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Everything Jim Cramer said about the stock market on 'Mad Money,' including understanding Wall Street jargon

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Cramer Remix: You need to know these terms when comparing stocks

CNBC's Jim Cramer breaks down a menu of complex terms that are used in trading stocks. The "Mad Money" host explains how investors must consider the business cycle when finding the opportune time to buy or sell an equity. He explains to viewers how simple math can help determine when a stock is undervalued or overvalued.

Cyclical vs. secular stocks

A trader works on the floor of the New York Stock Exchange (NYSE) in New York.
Michael Nagle | Bloomberg | Getty Images

Investing is a difficult endeavor.

Still, it's a manageable task once the curtain of "arcane terminology" and Wall Street "gibberish" is pulled away, according to CNBC's .

"Investing isn't easy, but it doesn't have to be mystifying or intimidating. You just need to learn the lingo," the "Mad Money" host said. "Know the difference between cyclical and secular growth stocks, recognize a sector rotation when you see one, and always, always, always stay diversified."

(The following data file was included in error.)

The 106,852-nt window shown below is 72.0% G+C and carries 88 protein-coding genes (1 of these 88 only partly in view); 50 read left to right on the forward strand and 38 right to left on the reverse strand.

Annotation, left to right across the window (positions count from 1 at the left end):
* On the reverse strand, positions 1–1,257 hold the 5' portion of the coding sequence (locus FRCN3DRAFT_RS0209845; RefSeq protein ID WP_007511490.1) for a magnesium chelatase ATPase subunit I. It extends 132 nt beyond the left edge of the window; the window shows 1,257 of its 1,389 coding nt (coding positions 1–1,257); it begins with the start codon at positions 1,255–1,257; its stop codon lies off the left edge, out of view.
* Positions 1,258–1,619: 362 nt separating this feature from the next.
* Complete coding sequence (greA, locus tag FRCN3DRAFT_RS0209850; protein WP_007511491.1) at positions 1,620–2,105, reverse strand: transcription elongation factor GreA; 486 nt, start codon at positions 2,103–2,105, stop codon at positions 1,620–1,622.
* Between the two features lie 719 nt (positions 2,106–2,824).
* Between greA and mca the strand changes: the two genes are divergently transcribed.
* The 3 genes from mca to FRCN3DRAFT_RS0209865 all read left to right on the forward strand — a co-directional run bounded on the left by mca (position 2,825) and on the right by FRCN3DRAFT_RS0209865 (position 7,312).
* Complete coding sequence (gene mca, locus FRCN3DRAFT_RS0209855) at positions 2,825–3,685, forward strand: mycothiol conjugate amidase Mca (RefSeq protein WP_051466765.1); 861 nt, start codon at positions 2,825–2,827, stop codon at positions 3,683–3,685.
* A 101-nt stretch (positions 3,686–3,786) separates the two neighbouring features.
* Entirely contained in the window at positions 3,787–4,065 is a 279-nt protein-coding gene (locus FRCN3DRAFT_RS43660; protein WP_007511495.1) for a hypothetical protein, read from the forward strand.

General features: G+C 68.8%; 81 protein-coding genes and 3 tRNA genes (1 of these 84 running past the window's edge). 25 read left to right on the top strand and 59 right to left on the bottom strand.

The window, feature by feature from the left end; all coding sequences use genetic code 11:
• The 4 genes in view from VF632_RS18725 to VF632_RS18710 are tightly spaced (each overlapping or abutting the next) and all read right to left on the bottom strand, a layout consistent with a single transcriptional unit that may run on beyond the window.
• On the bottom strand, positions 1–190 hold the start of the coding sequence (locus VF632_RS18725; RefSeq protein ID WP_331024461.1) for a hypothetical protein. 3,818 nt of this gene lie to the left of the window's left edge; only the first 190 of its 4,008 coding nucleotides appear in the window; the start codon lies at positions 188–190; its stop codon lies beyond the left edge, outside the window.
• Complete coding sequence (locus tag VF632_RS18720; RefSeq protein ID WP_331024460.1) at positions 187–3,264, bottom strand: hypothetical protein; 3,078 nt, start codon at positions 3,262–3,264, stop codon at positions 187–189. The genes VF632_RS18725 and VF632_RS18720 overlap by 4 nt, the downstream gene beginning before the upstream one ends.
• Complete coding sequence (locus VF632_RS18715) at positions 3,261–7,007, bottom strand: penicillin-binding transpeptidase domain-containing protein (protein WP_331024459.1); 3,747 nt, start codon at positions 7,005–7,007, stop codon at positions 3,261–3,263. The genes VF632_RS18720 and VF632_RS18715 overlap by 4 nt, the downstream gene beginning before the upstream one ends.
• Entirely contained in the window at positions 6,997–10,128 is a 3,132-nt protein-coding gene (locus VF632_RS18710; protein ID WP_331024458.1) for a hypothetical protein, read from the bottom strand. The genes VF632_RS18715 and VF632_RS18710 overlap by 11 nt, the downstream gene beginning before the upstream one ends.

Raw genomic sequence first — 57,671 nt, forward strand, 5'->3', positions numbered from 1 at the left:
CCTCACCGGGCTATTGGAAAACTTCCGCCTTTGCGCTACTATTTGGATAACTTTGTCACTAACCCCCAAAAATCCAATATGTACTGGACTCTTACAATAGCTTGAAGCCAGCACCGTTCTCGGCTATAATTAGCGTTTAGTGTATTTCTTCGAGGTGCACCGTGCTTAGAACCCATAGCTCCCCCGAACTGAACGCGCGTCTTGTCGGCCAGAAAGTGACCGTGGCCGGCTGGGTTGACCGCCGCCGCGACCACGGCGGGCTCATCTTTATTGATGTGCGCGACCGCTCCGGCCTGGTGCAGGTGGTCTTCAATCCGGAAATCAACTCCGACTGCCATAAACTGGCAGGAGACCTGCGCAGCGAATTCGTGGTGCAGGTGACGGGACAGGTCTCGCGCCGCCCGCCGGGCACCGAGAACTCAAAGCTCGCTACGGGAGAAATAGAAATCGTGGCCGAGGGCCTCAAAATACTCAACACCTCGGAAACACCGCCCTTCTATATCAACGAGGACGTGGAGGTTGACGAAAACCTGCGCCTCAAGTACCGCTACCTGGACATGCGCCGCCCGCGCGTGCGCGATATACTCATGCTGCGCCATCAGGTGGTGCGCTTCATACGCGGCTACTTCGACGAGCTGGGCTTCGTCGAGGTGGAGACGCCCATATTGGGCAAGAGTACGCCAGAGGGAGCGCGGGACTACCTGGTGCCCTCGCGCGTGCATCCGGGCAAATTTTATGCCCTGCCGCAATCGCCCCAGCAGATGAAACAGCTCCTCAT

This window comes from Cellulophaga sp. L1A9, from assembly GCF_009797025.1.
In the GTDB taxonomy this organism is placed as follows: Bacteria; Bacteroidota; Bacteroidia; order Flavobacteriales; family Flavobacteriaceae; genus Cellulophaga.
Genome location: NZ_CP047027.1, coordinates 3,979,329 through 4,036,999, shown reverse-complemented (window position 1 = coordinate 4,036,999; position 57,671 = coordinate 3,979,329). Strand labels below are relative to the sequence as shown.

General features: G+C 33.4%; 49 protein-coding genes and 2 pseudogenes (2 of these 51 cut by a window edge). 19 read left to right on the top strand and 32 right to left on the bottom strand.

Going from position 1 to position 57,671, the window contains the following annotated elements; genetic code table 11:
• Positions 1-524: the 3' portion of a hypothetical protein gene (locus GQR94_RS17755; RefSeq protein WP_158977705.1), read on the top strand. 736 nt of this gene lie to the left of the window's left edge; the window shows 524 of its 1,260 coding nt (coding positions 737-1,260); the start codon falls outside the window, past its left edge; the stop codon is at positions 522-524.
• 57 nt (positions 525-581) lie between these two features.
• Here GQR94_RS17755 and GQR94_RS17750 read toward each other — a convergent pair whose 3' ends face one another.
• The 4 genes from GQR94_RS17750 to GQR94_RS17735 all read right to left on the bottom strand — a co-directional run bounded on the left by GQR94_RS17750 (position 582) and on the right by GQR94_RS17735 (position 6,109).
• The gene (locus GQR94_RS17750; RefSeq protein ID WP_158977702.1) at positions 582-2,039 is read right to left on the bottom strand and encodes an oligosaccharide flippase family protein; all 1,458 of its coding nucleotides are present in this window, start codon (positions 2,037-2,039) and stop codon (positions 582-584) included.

Wall Street vocabulary lesson

Getty Images

When investors evaluate stocks to purchase, there are more things to consider than just a security's sticker price.

"You need to know the vocabulary before you can evaluate a stock," Cramer said. "When you're comparing, look at the price-to-earnings multiple ... the growth rate, the top line, the bottom line and the gross margin when you're trying to figure out which stocks are worth owning and which stocks are worth" selling.

Measure potential risk against potential reward

A trader works on the floor of the New York Stock Exchange, November 21, 2019.
Lucas Jackson | Reuters

One of the biggest errors an investor can make when buying a stock is to project how high its share price can rise without considering how low it can fall.

Pain from a big loss hurts much more than the pleasure from a big rally, which explains why investors must determine a security's risk-reward when managing a portfolio, Cramer said.

"Know what you own and know what others will pay for it," the host said. "That means you need to understand the risk-reward, the potential downside and potential upside, before you purchase anything, by figuring out where the growth investors put in the ceiling and where the value cohort creates the floor."

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